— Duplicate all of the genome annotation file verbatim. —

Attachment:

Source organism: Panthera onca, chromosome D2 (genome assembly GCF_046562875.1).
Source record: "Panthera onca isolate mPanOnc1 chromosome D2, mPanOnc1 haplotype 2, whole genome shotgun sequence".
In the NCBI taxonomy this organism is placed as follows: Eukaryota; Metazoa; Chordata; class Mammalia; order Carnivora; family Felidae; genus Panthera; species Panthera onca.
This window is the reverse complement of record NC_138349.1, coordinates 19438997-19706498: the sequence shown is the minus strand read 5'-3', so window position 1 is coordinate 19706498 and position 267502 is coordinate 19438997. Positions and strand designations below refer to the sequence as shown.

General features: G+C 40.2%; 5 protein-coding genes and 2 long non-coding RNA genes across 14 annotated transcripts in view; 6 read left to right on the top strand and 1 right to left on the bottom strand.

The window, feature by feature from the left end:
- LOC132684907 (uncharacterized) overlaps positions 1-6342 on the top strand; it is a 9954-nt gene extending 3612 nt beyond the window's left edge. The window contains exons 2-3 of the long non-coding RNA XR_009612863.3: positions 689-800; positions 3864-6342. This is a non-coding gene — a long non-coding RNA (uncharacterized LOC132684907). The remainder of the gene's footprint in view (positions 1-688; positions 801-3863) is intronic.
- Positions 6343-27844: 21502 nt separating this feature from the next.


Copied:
Source organism: Panthera onca, chromosome D2 (genome assembly GCF_046562875.1).
Source record: "Panthera onca isolate mPanOnc1 chromosome D2, mPanOnc1 haplotype 2, whole genome shotgun sequence".
In the NCBI taxonomy this organism is placed as follows: Eukaryota; Metazoa; Chordata; class Mammalia; order Carnivora; family Felidae; genus Panthera; species Panthera onca.
This window is the reverse complement of record NC_138349.1, coordinates 19438997-19706498: the sequence shown is the minus strand read 5'-3', so window position 1 is coordinate 19706498 and position 267502 is coordinate 19438997. Positions and strand designations below refer to the sequence as shown.

General features: G+C 40.2%; 5 protein-coding genes and 2 long non-coding RNA genes across 14 annotated transcripts in view; 6 read left to right on the top strand and 1 right to left on the bottom strand.

The window, feature by feature from the left end:
- LOC132684907 (uncharacterized) overlaps positions 1-6342 on the top strand; it is a 9954-nt gene extending 3612 nt beyond the window's left edge. The window contains exons 2-3 of the long non-coding RNA XR_009612863.3: positions 689-800; positions 3864-6342. This is a non-coding gene — a long non-coding RNA (uncharacterized LOC132684907). The remainder of the gene's footprint in view (positions 1-688; positions 801-3863) is intronic.
- Positions 6343-27844: 21502 nt separating this feature from the next.